بسم الله الرحمن الرحيم
والصلاة والسلام على اشرف الانبياء والمرسلين
That it is virtuous and righteousness of a very high level to raise one’s voice against oppression, falsehood and evil may be derived from the fact that it is a miniscule fraction of the people who manage to muster up the moral courage to do so. It has been my observation that the ‘sheep’ of this world have an innate need for acceptance and the approval of others. In the view of Islam, that is a character flaw. Thus, Allah the Exalted enjoins:
يَا أَيُّهَا الَّذِينَ آمَنُوا كُونُوا قَوَّامِينَ بِالْقِسْطِ شُهَدَاءَ لِلَّـهِ وَلَوْ عَلَىٰ أَنفُسِكُمْ أَوِ الْوَالِدَيْنِ وَالْأَقْرَبِينَ
O you who believe! Be persistently standing firm in justice, witnesses for Allah, even if it be against yourselves or parents and relatives
This is moral courage – standing up for justice even if it is against one’s own interests or against one’s family and by extention one’s friends and community. My beloved master, the Prophet Muhammad (sall Allahu alayhi wasallam) declared that the Jihad which is most superior is:
كَلِمَةُ حَقٍّ عِنْدَ سُلْطَانٍ جَائِرٍ
“A word of truth in front of a tyrannical ruler”
For the past few weeks, the management of my local musalla where I worship has been pressing me to curse Mirza Ghulam Ahmad – founder of the Ahmadiyya sect – so that I may prove to them and others that I am a bonafide Sunni Muslim. I refused this silly, ridiculous demand for a number of reasons. Firstly, from the perspective of our Religion and Shari’a, there is no such requirement to curse Ghulam Ahmad in order for a person to be considered a member of the Sunni denomination, let alone a Muslim. It is only the profession of faith – the two testimonies (“there is none worthy of worship except Allah; Muhammad is the Apostle of Allah”) – through which a person becomes a Muslim. A Believer is one who believes in the Oneness of Allah, and in His Angels, His Apostles, His Scriptures and the Afterlife. Cursing Mirza Ghulam Ahmad is not an article of faith, nor a condition for the acceptance of the validity of one’s Islam and membership in the Muslim community. On the contrary, to make it a condition for the validity of one’s Islam or as something necessary for an Ahmadi who wishes to convert to Sunni Islam is a modern-day bid’a (evil innovation) that has been introduced into our Religion by the narrow-minded, ignorant mulla. And what does it say about the Islam of these people that it requires you to curse an individual if you wish to enter into it. Secondly, Allah Most High commands:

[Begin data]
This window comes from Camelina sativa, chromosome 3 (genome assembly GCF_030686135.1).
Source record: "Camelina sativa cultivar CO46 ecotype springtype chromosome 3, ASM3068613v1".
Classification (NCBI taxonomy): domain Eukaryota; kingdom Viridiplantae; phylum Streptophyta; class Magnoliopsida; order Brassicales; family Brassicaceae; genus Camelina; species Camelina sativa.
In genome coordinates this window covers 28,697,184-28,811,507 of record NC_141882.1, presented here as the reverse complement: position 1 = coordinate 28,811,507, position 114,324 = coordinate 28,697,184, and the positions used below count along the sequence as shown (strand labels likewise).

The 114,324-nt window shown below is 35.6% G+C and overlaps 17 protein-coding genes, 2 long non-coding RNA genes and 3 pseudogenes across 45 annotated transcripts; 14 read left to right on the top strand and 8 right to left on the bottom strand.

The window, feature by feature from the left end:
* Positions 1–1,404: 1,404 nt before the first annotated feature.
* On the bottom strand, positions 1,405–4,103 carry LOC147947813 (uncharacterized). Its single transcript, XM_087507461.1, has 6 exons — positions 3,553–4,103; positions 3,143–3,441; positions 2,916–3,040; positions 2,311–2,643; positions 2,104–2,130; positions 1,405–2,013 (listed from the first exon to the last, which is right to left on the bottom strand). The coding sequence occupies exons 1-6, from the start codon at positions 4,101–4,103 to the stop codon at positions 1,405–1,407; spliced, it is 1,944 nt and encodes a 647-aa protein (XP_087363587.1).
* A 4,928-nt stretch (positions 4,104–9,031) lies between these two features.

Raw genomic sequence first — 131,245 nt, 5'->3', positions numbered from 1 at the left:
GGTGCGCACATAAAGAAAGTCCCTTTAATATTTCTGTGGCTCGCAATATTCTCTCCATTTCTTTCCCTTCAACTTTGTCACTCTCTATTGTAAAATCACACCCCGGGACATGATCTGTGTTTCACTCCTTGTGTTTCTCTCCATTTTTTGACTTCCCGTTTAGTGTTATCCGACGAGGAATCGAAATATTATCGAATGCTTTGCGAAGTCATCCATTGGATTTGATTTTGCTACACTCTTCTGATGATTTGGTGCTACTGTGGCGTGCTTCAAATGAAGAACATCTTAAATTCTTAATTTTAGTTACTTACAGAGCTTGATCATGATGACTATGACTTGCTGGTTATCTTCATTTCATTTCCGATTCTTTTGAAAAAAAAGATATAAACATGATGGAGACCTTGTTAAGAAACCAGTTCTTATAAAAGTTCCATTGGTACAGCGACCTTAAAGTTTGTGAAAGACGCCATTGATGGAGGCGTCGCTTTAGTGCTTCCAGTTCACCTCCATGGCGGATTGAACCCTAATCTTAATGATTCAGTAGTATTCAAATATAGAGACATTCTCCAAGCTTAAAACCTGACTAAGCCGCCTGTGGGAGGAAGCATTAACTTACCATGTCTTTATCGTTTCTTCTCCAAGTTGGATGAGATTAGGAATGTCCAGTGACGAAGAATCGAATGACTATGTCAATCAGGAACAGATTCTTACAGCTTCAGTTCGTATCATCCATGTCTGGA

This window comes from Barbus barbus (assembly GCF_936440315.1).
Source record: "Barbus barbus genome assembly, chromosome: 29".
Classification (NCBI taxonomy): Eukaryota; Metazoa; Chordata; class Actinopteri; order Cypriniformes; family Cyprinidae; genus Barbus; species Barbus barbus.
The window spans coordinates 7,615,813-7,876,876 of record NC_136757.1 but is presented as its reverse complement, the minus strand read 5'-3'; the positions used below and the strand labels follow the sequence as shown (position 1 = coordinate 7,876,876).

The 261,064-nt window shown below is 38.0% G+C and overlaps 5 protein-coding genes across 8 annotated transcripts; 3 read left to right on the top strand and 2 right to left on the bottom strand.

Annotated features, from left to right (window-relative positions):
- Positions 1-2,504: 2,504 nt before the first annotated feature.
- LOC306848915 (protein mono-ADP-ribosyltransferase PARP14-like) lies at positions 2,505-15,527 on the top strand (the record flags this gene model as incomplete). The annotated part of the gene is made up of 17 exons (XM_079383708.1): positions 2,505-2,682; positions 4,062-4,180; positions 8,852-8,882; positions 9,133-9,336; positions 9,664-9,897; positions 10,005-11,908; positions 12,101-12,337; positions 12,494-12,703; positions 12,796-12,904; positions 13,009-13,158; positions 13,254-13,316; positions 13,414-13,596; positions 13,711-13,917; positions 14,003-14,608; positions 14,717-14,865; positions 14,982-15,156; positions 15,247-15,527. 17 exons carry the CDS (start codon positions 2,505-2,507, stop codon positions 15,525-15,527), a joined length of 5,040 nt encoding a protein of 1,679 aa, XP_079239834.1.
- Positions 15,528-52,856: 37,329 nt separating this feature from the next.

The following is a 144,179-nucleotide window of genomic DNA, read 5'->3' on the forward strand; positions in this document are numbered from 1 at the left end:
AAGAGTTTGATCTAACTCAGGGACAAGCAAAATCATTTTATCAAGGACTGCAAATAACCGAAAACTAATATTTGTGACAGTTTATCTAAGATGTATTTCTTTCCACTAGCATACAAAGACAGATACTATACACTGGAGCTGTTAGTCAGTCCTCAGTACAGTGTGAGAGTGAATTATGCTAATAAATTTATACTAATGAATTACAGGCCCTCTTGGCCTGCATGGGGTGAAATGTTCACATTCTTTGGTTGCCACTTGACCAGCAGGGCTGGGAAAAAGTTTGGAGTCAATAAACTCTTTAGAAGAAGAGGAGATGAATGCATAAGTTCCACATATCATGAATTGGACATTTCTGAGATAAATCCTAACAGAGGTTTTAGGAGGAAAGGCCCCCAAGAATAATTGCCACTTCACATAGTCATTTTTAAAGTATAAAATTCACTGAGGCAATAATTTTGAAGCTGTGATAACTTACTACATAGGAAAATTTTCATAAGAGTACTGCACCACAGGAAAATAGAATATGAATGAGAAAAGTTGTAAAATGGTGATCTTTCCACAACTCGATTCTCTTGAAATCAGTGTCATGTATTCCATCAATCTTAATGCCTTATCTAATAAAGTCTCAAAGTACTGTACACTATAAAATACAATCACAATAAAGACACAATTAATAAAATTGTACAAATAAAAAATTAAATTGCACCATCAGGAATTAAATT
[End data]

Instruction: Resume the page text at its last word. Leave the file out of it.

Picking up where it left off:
وَلَا تَسُبُّوا الَّذِينَ يَدْعُونَ مِن دُونِ اللَّـهِ فَيَسُبُّوا اللَّـهَ عَدْوًا بِغَيْرِ عِلْمٍ
And do not insult those they invoke other than Allah, lest they insult Allah in enmity without knowledge
A principle is derived from this Verse; it is not right to insult or curse any one or any thing that is considered sacred or holy by another community. Thus, whether Ghulam Ahmad is worthy of being cursed or not is a moot point. Even if, for the sake of argument, he is worthy of being cursed, it would still be forbidden to curse him because he is a personality that is considered sacred and holy by the Ahmadiyya community. By cursing Ghulam Ahmad, we open the door for the Ahmadis or Qadianis to retaliate by cursing those individuals who are considered sacred and esteemed by our Sunni community. This is the beautiful wisdom and rationale for why Allah Most High has forbidden us to disparage any personality that is held in high regard by any community, even if that personality has no status in our view.
Thirdly, the justification given for cursing Ghulam Ahmad is that he allegedly claimed to be a Prophet of God, in violation of the doctrine of the Finality of Prophesy. I have shed some light on this issue and clarified that in reality, Ghulam Ahmad did not make a bid for Nubuwwa, but actually affirmed, quite emphatically and consistently, that Prophet Muhammad (sall Allahu alayhi wasallam) is the last and final Prophet. Though the matter is hotly contested, I refuse to curse the man as a precaution. Being cautious and careful in such matters is keeping with the spirit of Islam which enjoins taqwa and husn adh-dhann (giving people the benefit of the doubt).
So to cut a long story short, after I made it clear to the management of the musalla that I cannot curse Ghulam Ahmad for some of the reasons I have just explicated, they resolved to place some shocking restrictions upon me. I was informed that I could still offer the Fard prayers in the musalla, but am required to depart immediately afterwards.
To be continued